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Be honest: Do you ever toss that can of tomato sauce in the recycling bin without rinsing it? Do you automatically stuff your pizza box in with the rest of your cardboard? Or maybe you use plastic bags to corral bottles and cans? If so, your intentions are good but these are small missteps that can actually send your recyclables straight the landfill.
That's right: Something as simple as not rinsing that aluminum container can keep it from being recycled. It's been reported that only between 60 and 80 percent of recycling is actually recycled—the rest goes into the trash.
Recycling is complicated, mainly because guidelines are different in nearly every municipality and there are very few blanket rules. One mistake can mess up an entire bin of recycling.
There are a few precautions you can take to make sure your recyclables actually get recycled. For starters, you can use this database to see the recycling rules in your area, or log on to your city’s sanitation website to get the information straight from the source. In the meantime, these are a few of the most common misconceptions about recycling. We’ve rounded up the biggest offenders to help keep your recyclables out the landfill.
Just because you see the recycling symbol on plastic doesn’t mean that item is recyclable—it’s just an identifier, says Kathryn Kellogg, recycling expert and founder of Going Zero Waste. Look closely, and you’ll notice a little number inside the symbol. Those numbers go from one to seven. “Most of the time plastics one and two are recyclable,” explains Kellogg. “But as we get to the higher numbers, the harder it is to recycle and the fewer places take it.”
Plastics three through seven include PVC (toys and packaging, for example), polystyrene (styrofoam), and mixed plastics, which are more difficult to recycle and can cause contamination. Try to find a way to repurpose these items instead of attempting to recycle them.
As alluded to above, in many cases, recyclables need to be rinsed of food and other residue before they go in the bin. Containers don’t need to be spotless, but should get a quick rinse, says Kellogg. A little residue is fine, but a half-full soda bottle or a lot of thick tomato paste is considered a contaminant, or trash.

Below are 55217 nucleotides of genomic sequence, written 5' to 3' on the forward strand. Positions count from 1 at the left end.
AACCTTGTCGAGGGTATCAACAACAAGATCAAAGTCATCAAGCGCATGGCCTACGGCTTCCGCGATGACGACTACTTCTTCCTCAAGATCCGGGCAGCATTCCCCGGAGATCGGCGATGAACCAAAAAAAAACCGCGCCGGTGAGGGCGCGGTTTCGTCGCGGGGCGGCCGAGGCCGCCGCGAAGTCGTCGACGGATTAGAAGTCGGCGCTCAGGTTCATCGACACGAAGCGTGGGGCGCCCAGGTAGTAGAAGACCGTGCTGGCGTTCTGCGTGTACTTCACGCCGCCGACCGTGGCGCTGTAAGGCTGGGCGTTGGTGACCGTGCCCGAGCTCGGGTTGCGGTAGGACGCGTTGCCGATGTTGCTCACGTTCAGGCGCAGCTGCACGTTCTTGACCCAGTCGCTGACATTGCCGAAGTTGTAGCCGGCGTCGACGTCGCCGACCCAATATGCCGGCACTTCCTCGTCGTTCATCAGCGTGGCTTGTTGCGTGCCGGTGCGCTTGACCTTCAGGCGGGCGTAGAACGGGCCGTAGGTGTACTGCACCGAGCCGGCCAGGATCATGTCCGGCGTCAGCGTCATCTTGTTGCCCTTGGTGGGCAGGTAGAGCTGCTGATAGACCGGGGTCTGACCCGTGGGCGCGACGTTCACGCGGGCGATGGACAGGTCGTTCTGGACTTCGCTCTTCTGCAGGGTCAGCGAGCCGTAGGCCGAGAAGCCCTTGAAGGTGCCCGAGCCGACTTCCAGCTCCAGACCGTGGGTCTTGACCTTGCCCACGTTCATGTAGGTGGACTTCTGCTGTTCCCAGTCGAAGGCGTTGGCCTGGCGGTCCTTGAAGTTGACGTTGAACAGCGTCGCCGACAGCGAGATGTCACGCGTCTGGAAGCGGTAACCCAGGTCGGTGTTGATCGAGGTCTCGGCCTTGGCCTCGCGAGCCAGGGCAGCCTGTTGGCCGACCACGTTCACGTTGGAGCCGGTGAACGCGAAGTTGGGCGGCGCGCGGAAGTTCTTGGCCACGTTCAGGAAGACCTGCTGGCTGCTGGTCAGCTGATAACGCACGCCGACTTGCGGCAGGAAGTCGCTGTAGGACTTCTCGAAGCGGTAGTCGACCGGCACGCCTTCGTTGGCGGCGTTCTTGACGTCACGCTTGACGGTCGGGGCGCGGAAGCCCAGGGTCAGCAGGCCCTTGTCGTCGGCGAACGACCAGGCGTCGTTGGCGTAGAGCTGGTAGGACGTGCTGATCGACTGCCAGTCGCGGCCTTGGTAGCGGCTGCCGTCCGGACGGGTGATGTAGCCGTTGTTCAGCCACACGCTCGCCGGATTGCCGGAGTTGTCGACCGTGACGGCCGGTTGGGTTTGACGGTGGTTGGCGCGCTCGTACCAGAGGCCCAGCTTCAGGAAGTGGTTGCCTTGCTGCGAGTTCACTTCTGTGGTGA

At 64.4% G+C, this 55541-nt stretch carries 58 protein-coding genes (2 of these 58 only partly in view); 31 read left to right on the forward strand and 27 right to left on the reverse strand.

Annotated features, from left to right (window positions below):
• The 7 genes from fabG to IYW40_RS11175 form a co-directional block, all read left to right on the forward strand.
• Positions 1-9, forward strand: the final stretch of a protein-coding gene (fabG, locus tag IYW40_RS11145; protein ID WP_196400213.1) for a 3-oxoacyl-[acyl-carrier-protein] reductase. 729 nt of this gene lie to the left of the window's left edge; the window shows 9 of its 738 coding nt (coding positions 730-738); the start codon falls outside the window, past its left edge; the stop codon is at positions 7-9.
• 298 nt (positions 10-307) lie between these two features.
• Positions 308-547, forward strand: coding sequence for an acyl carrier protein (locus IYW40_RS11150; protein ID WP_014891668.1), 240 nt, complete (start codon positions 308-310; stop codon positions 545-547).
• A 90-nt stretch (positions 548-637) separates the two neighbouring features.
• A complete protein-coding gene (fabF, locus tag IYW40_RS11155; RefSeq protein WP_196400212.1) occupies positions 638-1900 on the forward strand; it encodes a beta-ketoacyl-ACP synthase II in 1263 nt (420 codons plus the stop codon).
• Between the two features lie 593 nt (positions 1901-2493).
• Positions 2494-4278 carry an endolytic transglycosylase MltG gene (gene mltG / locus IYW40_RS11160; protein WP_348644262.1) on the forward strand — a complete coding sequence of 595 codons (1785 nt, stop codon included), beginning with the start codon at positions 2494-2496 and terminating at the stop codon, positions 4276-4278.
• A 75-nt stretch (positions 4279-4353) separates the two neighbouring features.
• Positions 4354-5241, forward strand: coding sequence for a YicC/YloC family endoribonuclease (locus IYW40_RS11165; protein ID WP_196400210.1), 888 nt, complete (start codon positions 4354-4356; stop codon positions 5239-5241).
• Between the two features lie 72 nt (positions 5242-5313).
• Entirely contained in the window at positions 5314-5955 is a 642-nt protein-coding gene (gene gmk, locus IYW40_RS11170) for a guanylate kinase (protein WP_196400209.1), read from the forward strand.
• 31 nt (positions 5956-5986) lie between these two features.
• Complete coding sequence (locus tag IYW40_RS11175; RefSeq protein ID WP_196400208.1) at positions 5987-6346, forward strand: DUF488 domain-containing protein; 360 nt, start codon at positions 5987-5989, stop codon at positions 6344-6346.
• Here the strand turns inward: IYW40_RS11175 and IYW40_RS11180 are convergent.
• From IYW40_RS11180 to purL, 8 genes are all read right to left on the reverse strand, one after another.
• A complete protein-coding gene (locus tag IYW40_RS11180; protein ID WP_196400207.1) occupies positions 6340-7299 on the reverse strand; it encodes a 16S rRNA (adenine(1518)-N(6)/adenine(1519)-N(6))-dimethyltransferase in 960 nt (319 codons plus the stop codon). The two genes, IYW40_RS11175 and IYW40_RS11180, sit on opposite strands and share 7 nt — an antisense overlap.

If a load of recycling is considered contaminated, it could all be sent to the landfill instead of processed to be recycled. Consider this: “In January 2018, China, a major importer of recycled goods, stopped accepting any shipments from countries unless they could meet a 1 percent contamination rate or lower,” says Kellogg. "Today, the average contamination rate among communities and businesses sits at around 25%," according to Waste Management.
Your daily caffeine habit is not very earth-friendly after all. “The only thing that’s recyclable on a coffee cup is the kraft sleeve,” says Kellogg. Yikes.
“Coffee cups are lined with plastic, so the cup itself is not recyclable in 99 percent of places. And coffee lids (plastic number six) are also not recyclable in most municipalities.” Your best bet? Use a reusable coffee mug like our favorite Zojirushi to keep coffee fresh and landfills a little lighter.
Though many recycling centers prefer that plastic tops be kept on plastic bottles, the rules differ when it comes to metal lids on glass jars, or plastic lids on metal jars, says Kellogg. A pasta sauce jar, for example, generally has a glass base and a metal lid. Those should go in the recycling bin separately. Same goes for the plastic lid on an aluminum coffee can.
In most municipalities, any paper product smaller than a sticky note is not recyclable, says Megan Walton, Senior Programs Assistant at Delta Institute, a nonprofit that collaborates with communities to solve environmental challenges. The tiny shreds of paper can clog sorting and processing machinery at recycling facilities, she explains.
Some cities allow for shredded paper to be placed in curbside bins in a labeled and sealed paper bag, but many cities do not. If you need to shred sensitive documents, put them in a compost bin instead.
Receipts are often printed with glossy-coated thermal paper, which can include BPA, says Walton. “While it is possible to remove chemicals and recycle thermal paper, most recycling facilities do not have access to the necessary equipment," she says.
"I would advise residents to review lists of accepted materials for their local recycling facility, and unless thermal paper receipts are specifically mentioned, throw them out.” To avoid this dilemma, request electronic receipts whenever possible.
It's time to stop lining your recycling bin with trash bags. “Plastic bags and other plastic films can create issues for waste haulers and damage machinery at recycling facilities,” says Walton. Never bundle glass, plastic, or aluminum bottles and cans in bags—even paper bags—unless specifically requested.
Instead, recyclable items should be placed loose in curbside bins. Paper bags can, however, be recycled with other paper goods, so save those Trader Joe's bags.
While pizza boxes made of cardboard are technically recyclable, they become ineligible for recycling if they’re covered in food or grease. Paper (cardboard is a type of paper!) needs to be clean and dry to be recyclable, explains Kellogg. Generally speaking, “the lid is typically grease-free, so rip the lid off and recycle it, then compost the bottom,” if it's covered with residual grease.
Even if you swear by your Keurig, those convenient, single-use K-cups might weigh heavily on your mind. Currently, K-cups are not recyclable or biodegradable, which means they basically sit in a landfill until the end of time.
According to Keurig, they hope to be 100% sustainable by 2020. For now, if you want to recycle these pesky pods, you need to take them apart by hand, rinse out the coffee beans, remove the foil lid, and recycle only the plastic cup, or use a refillable pod.